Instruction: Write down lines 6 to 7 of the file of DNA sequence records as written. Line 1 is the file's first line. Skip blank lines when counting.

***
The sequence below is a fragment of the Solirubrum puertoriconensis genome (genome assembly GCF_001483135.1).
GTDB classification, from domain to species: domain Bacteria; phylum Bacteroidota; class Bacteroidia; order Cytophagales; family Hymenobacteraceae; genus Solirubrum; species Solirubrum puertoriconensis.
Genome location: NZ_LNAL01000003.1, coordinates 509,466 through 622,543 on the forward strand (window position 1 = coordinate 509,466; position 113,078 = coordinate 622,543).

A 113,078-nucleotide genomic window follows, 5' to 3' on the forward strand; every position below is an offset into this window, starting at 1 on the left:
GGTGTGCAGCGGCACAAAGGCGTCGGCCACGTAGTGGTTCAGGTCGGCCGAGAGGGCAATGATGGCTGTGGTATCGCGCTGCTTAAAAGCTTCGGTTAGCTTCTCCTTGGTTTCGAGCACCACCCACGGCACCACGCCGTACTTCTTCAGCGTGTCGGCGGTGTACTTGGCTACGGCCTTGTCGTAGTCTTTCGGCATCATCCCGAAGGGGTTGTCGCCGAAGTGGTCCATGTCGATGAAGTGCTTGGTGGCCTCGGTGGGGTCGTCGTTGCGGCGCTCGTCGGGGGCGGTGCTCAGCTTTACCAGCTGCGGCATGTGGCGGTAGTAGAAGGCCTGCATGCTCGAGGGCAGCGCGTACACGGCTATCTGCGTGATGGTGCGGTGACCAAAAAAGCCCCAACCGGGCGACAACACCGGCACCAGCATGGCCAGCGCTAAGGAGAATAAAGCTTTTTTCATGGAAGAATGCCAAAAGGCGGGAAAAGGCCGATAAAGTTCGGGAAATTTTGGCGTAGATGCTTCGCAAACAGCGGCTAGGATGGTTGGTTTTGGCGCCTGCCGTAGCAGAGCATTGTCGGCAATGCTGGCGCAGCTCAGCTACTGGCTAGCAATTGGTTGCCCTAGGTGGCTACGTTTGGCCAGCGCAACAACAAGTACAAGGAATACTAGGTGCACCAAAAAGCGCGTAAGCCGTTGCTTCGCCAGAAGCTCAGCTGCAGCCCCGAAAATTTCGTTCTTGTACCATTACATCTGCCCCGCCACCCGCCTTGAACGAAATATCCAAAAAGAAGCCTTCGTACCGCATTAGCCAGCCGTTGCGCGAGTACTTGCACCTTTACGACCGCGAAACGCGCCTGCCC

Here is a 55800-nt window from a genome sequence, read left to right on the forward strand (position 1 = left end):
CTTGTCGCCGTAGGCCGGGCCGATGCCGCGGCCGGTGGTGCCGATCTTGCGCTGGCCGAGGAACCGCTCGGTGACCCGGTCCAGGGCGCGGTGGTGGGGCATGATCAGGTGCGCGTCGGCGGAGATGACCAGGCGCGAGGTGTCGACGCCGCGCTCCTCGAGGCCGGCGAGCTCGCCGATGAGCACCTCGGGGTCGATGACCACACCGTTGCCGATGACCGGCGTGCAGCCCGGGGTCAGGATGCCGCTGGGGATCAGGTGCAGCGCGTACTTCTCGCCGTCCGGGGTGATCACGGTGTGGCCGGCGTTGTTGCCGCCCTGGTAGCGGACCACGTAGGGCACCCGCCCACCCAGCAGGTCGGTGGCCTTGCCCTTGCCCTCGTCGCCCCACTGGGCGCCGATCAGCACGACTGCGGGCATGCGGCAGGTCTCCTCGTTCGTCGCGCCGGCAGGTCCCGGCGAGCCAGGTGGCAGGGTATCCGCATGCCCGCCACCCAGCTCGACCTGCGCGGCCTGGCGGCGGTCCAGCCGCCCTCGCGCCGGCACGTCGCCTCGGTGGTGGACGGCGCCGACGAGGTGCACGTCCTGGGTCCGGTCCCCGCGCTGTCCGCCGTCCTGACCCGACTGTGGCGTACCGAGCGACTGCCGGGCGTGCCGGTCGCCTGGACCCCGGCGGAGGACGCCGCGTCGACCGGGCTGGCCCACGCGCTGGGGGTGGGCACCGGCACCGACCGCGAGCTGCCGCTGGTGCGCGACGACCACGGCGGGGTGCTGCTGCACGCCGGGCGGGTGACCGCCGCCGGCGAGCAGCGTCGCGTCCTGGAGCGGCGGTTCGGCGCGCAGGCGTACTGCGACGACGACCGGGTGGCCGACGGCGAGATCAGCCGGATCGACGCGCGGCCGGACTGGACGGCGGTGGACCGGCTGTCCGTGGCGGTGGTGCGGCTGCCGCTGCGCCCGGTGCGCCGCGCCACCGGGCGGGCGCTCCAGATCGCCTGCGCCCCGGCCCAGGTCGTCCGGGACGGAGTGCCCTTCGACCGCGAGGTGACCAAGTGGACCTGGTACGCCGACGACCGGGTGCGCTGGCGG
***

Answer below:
Here is a 55800-nt window from a genome sequence, read left to right on the forward strand (position 1 = left end):
CTTGTCGCCGTAGGCCGGGCCGATGCCGCGGCCGGTGGTGCCGATCTTGCGCTGGCCGAGGAACCGCTCGGTGACCCGGTCCAGGGCGCGGTGGTGGGGCATGATCAGGTGCGCGTCGGCGGAGATGACCAGGCGCGAGGTGTCGACGCCGCGCTCCTCGAGGCCGGCGAGCTCGCCGATGAGCACCTCGGGGTCGATGACCACACCGTTGCCGATGACCGGCGTGCAGCCCGGGGTCAGGATGCCGCTGGGGATCAGGTGCAGCGCGTACTTCTCGCCGTCCGGGGTGATCACGGTGTGGCCGGCGTTGTTGCCGCCCTGGTAGCGGACCACGTAGGGCACCCGCCCACCCAGCAGGTCGGTGGCCTTGCCCTTGCCCTCGTCGCCCCACTGGGCGCCGATCAGCACGACTGCGGGCATGCGGCAGGTCTCCTCGTTCGTCGCGCCGGCAGGTCCCGGCGAGCCAGGTGGCAGGGTATCCGCATGCCCGCCACCCAGCTCGACCTGCGCGGCCTGGCGGCGGTCCAGCCGCCCTCGCGCCGGCACGTCGCCTCGGTGGTGGACGGCGCCGACGAGGTGCACGTCCTGGGTCCGGTCCCCGCGCTGTCCGCCGTCCTGACCCGACTGTGGCGTACCGAGCGACTGCCGGGCGTGCCGGTCGCCTGGACCCCGGCGGAGGACGCCGCGTCGACCGGGCTGGCCCACGCGCTGGGGGTGGGCACCGGCACCGACCGCGAGCTGCCGCTGGTGCGCGACGACCACGGCGGGGTGCTGCTGCACGCCGGGCGGGTGACCGCCGCCGGCGAGCAGCGTCGCGTCCTGGAGCGGCGGTTCGGCGCGCAGGCGTACTGCGACGACGACCGGGTGGCCGACGGCGAGATCAGCCGGATCGACGCGCGGCCGGACTGGACGGCGGTGGACCGGCTGTCCGTGGCGGTGGTGCGGCTGCCGCTGCGCCCGGTGCGCCGCGCCACCGGGCGGGCGCTCCAGATCGCCTGCGCCCCGGCCCAGGTCGTCCGGGACGGAGTGCCCTTCGACCGCGAGGTGACCAAGTGGACCTGGTACGCCGACGACCGGGTGCGCTGGCGG